Things to Think About When Your Databases Grow Quickly

Database size increased

In SQL ConstantCare®, we’re adding a notification for when your data size grows >10% in a single week. When this happens, you want to stop for a second to ask yourself a few questions:

Did someone just create a backup table? Folks often do a SELECT INTO to back up an important table right before they make a dangerous change. Unfortunately, they rarely remember to go back and delete that table. Run sp_BlitzIndex @Mode = 2, which gives you an inventory of objects in the database. Copy/paste that into Excel, and sort it by size descending (either number of rows, or space allocated), and just make sure you don’t have a bunch of backup tables using up space. If you’re not sure if they’re still used, try renaming them, like rename SalesBckup to SalesBckup_ToBeDeleted_20191231. That way, if someone comes running back in saying they need that table, you can rename it back and you’re good to go. Otherwise, delete it on the specified date.

Did someone just create a bunch of indexes? Someone might have gone a little overboard with the Database Tuning Advisor creating covering indexes for a whole bunch of queries.

Is Instant File Initialization properly configured? Will we be able to grow out data files instantly? This is a massive help for restores, too: when you’re under the gun to get back online quickly, you need the ability to instantly grow out the data files before a restore begins.

Do I need to reconfigure the database’s log file? Instant File Initialization only works on the data files, not the log files, so large file growths can be slow. Make sure you don’t have the log file configured with a large percentage growth, like 10%, which might take a long time on a 100GB log file. It’s also a good time to make sure you don’t have shrink jobs – if someone’s really growing the data by 10% per week, you’re going to need some log space while these events happen.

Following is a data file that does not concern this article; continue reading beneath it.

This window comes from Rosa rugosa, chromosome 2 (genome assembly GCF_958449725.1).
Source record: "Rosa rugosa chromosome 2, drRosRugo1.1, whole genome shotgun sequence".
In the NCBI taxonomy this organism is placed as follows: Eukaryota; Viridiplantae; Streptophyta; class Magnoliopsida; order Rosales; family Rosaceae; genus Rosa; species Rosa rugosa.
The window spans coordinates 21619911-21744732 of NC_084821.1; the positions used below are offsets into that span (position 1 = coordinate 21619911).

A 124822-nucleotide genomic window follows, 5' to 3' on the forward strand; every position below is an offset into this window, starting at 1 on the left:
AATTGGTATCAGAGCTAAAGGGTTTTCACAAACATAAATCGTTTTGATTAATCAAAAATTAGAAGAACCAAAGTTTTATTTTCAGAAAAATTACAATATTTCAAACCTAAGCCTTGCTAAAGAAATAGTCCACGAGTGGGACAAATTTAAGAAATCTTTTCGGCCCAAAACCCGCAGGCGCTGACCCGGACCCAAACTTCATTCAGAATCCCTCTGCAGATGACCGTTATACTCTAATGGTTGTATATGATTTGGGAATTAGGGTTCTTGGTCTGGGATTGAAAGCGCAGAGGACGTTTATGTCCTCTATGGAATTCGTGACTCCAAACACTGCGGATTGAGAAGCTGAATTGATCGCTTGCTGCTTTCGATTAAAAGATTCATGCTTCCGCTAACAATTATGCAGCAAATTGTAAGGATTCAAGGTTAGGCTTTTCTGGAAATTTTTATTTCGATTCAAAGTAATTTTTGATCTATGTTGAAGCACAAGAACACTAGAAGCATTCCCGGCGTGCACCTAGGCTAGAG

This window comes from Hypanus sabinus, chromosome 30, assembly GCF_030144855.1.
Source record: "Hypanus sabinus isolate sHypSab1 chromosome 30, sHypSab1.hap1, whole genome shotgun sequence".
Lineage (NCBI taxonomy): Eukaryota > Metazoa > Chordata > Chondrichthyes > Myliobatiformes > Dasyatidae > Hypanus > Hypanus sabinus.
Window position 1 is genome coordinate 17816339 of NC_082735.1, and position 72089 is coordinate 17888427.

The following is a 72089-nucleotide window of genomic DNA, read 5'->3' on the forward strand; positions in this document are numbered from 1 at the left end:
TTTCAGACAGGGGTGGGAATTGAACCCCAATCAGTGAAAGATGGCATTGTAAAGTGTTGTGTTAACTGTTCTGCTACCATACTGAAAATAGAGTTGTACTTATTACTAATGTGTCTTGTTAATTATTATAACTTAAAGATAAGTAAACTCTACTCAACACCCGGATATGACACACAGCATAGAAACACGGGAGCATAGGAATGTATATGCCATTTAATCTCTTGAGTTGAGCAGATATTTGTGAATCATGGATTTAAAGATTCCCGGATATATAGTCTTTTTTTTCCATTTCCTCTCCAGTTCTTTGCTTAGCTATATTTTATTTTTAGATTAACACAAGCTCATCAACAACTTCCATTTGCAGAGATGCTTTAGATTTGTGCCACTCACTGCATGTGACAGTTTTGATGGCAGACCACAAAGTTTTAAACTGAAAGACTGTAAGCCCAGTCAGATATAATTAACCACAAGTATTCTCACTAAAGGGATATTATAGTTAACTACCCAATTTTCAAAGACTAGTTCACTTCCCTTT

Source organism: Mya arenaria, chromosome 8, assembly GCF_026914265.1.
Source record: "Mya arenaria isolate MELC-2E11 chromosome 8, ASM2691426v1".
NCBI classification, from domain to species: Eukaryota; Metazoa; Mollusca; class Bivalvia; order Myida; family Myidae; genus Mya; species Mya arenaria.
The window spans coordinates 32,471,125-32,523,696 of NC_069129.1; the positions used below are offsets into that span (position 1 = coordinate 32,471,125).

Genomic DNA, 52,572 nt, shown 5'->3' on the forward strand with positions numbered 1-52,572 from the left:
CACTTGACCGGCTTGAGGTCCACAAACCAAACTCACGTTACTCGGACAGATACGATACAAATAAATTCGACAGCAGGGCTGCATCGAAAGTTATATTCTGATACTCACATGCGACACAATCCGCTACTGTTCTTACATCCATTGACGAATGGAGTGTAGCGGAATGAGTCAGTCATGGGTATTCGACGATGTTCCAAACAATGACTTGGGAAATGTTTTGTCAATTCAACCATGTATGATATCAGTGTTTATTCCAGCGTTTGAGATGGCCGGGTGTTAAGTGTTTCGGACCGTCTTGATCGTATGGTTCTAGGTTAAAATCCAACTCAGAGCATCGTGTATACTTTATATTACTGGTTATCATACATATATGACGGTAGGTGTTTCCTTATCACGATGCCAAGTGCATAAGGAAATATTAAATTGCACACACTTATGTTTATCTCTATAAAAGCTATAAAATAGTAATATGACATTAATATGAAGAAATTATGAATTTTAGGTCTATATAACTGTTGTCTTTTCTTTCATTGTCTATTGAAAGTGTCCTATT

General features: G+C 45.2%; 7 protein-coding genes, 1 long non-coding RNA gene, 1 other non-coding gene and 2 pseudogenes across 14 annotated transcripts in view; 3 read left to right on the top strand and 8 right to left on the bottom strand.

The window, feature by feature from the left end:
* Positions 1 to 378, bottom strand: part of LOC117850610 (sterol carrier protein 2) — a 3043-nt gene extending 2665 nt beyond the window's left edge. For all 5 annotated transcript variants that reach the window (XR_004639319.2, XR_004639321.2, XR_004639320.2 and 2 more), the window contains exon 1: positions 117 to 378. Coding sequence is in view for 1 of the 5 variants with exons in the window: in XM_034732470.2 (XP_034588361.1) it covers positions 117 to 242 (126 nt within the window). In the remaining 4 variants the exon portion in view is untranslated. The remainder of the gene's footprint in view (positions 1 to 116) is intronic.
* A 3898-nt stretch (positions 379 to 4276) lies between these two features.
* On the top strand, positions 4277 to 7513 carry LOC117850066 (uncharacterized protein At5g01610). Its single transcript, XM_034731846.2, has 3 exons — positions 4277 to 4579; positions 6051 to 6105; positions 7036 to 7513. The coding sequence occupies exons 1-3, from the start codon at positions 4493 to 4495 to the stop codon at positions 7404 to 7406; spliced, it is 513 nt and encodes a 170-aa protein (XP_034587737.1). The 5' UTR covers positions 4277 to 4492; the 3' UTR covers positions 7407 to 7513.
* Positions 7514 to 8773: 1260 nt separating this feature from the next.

Big tequila

Big tequila

Am I backing up the log often enough? If we’re only doing log backups once per hour, the log file might be growing to a large size, and log backup times might be getting ugly. Consider backing up the log more frequently to nibble off the changes over time.

Do I have enough space for TempDB? My general rule of thumb is that you want TempDB to be able to handle 25% of the server’s total data size, or the size of your largest table, whichever is larger. Sooner or later, somebody’s gonna dump your largest table into TempDB as part of a reporting query, and you’re going to need to be able to handle that workload without taking the server down.

Do I have enough space in DR? It’s not enough to monitor space on your primary replicas: you also have to check your disaster recovery environments to make sure you’ll be able to fail over. Don’t just think about data & log space – think about TempDB size and backup capacity over there, too.

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10 Comments. Leave new

  • We ran into the orphaned backup table issue too and implemented a TBD schema that we use to take table backups. When the schema is created, we create a job that scans for objects belonging to that schema with a create date older than a certain time. Disk growth has declined dramatically.